Correction of a severe Class II malocclusion in a patient with Noonan syndrome

Noonan syndrome is a developmental disorder characterized by a dysmorphic facial structure, short stature, and mild mental retardation, with associated cardiac defects and skeletal malformations. It may be sporadic or inherited as an autosomal dominant or recessive trait. The incidence of occurrence is 1 in 1000 to 2500 live births. The responsible gene is located on the long arm of chromosome 12. Diagnosis of the syndrome is made by both clinical inspection and karyotype. This is the case report of a 10-year-old Mexican boy who was referred for correction of orofacial and occlusal defects.

Highlights

  • A multidisciplinary team will establish objectives and treatment decisions accordingly.

  • Specific objectives for the face, the skeletal pattern, and the dentition were considered.

  • Enough growth potential was the key to successfully correct this type of severe malocclusion.

  • An efficient Class II force system is necessary to correct severe vertical and sagittal discrepancies.

Noonan syndrome is characterized by a wide spectrum of congenital heart and pulmonary defects, multiple skeletal defects (chest and spine), a broad or webbed neck, cryptorchidism, and bleeding anomalies. Although a differential diagnosis of this syndrome is difficult, the craniodentofacial structures show specific findings that can be diagnosed by a dental specialist. This case report describes the implications of this syndrome from an orthodontic viewpoint.

The facial construct includes a broad forehead, prominent eyes, hypertelorism, hooded eyelids, down-slanting palpebral fissures, low-set posteriorly rotated ears with a thick helix, and a bulbous tip of the nose with a wide base and thick lips. Orthodontically, a severe maxillomandibular discrepancy is common. Additionally, there is normally a long face (hyperdivergence), micrognathia, excessive gingival display at smile, high arched palate, an open bite or an increased overjet, Bolton discrepancies, oligodontia, and dental deformities.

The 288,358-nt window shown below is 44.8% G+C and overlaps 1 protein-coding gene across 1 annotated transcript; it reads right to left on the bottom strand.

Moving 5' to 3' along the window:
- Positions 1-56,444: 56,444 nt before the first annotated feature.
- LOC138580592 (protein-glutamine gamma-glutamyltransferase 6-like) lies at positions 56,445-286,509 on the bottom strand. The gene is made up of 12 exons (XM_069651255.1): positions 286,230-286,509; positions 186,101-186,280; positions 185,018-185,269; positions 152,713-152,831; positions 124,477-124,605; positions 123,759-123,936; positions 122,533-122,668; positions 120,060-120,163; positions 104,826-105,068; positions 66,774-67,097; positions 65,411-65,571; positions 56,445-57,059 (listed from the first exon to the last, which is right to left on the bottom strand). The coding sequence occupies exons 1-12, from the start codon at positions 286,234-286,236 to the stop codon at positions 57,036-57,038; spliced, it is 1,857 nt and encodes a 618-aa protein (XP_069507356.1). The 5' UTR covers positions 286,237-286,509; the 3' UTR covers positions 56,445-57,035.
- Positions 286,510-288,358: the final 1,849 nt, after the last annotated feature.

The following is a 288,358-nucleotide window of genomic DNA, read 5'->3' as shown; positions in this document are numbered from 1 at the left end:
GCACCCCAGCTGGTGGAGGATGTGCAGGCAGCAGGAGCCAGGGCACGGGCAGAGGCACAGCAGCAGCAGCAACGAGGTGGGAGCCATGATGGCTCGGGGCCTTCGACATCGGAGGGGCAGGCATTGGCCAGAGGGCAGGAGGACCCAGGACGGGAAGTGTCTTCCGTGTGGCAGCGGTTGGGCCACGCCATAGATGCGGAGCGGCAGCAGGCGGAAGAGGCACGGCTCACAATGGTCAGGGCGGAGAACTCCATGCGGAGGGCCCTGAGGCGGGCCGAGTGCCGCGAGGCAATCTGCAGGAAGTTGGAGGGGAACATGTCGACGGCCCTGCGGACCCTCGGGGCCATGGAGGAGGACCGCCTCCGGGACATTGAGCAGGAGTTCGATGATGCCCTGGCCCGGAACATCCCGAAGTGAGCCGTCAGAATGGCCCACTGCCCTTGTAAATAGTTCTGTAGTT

Diagnosis and etiology

A Mexican boy with Noonan syndrome, aged 10 years 2 months, was seen for evaluation of his dentofacial appearance. After a careful clinical evaluation, he was referred to a geneticist, who performed a karyotype assessment to confirm the syndrome. The patient had systemic issues such as short stature, a slight mental delay, heart trouble, otitis, language disturbances, and asymmetry of the lower limbs. He had a significant tongue thrust habit and a symmetrical face with severe lip incompetence. When smiling, he showed full incisor display and excessive gingival tissues. He had a convex profile with excessive vertical facial dimension and a very recessive chin ( Fig 1 ). The dental casts showed a Class II Division 1 malocclusion. Overjet was 12 mm, and overbite was 7 mm. The midlines were centered. The maxillary arch form was oval with a deep and constricted palatal vault. In the mandibular arch, there was moderate spacing in the anterior area. Some deciduous teeth remained in both arches, and all permanent teeth had shape and size deformities ( Figs 1 and 2 ).

Fig 1
Initial facial photographs and intraoral photographs.

Fig 2
Initial dental casts.

The panoramic radiograph showed congenitally missing maxillary second premolars, short root lengths of all permanent teeth, and resorption in both condyles. Range of motion and amount of opening were normal ( Fig 3 ).

Fig 3
Initial temporomandibular joint tomographic, periapical, and panoramic radiographs.